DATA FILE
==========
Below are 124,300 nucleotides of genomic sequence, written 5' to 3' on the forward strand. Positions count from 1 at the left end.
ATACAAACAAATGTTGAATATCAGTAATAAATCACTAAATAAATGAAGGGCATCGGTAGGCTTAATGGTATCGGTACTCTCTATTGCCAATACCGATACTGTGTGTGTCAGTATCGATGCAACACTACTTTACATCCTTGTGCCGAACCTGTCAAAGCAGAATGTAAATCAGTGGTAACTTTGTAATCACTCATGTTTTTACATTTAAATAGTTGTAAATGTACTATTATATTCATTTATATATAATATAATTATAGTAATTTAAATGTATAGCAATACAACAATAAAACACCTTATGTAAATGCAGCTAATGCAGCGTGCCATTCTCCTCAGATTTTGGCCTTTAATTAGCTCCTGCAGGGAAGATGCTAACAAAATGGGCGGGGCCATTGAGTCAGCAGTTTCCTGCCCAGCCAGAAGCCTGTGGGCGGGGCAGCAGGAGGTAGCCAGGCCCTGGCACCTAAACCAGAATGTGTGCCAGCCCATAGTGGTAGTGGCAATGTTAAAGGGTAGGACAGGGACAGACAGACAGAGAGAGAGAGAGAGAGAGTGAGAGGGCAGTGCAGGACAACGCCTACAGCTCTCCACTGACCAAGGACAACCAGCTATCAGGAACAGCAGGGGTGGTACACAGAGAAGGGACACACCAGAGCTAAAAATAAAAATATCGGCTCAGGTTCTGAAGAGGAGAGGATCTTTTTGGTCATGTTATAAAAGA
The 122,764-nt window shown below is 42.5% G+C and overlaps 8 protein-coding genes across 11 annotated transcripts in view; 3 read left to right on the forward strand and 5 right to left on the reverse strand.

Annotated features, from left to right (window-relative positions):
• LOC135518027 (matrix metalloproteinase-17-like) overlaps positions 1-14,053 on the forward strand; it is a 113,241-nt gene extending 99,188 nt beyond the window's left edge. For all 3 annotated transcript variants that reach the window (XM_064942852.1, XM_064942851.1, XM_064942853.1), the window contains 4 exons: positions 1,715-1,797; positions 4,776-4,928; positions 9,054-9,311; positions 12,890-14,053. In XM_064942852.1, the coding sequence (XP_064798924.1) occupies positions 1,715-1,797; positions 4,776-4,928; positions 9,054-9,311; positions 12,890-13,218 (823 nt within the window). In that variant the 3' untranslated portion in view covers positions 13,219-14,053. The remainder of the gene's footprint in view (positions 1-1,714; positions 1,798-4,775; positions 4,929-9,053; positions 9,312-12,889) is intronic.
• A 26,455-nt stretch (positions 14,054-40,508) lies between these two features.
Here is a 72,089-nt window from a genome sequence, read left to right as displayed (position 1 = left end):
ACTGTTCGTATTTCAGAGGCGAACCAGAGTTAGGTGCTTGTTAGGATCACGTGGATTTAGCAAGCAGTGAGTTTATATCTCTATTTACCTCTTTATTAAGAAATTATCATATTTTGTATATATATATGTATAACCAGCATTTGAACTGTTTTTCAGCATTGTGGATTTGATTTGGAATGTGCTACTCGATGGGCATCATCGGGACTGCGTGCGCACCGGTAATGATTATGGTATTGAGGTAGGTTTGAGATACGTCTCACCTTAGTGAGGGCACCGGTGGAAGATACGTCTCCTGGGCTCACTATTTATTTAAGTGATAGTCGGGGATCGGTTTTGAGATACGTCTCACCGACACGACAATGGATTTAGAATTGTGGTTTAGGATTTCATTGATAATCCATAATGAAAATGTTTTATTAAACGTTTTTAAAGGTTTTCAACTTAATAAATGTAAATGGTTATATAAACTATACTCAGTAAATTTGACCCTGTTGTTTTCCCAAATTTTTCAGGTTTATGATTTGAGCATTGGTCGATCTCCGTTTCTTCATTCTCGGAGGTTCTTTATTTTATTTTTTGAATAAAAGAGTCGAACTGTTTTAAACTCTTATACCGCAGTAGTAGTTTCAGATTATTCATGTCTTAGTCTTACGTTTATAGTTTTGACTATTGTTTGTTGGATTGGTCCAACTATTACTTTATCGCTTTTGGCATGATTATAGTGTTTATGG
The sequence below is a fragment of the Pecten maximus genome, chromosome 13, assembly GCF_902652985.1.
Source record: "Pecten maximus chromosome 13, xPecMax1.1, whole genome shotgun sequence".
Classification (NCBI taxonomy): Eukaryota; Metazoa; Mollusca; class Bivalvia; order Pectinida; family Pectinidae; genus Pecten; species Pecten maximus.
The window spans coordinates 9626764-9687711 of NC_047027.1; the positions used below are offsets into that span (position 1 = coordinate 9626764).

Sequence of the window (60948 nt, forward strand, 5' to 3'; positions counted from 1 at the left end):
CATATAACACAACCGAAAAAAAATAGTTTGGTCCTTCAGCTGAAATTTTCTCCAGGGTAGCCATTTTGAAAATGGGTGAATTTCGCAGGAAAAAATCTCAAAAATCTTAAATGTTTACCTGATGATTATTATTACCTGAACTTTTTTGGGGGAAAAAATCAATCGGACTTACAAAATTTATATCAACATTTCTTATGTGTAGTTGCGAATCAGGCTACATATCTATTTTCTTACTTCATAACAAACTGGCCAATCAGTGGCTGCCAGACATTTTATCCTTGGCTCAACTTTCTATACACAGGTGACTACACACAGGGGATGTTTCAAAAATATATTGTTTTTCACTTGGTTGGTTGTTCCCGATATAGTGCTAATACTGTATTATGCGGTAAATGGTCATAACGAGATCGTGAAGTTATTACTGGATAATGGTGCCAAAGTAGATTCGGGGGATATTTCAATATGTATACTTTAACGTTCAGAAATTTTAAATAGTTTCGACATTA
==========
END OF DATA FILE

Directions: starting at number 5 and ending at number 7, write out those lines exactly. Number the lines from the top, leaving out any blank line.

• LOC135518027 (matrix metalloproteinase-17-like) overlaps positions 1-14,053 on the forward strand; it is a 113,241-nt gene extending 99,188 nt beyond the window's left edge. For all 3 annotated transcript variants that reach the window (XM_064942852.1, XM_064942851.1, XM_064942853.1), the window contains 4 exons: positions 1,715-1,797; positions 4,776-4,928; positions 9,054-9,311; positions 12,890-14,053. In XM_064942852.1, the coding sequence (XP_064798924.1) occupies positions 1,715-1,797; positions 4,776-4,928; positions 9,054-9,311; positions 12,890-13,218 (823 nt within the window). In that variant the 3' untranslated portion in view covers positions 13,219-14,053. The remainder of the gene's footprint in view (positions 1-1,714; positions 1,798-4,775; positions 4,929-9,053; positions 9,312-12,889) is intronic.
• A 26,455-nt stretch (positions 14,054-40,508) lies between these two features.
Here is a 72,089-nt window from a genome sequence, read left to right as displayed (position 1 = left end):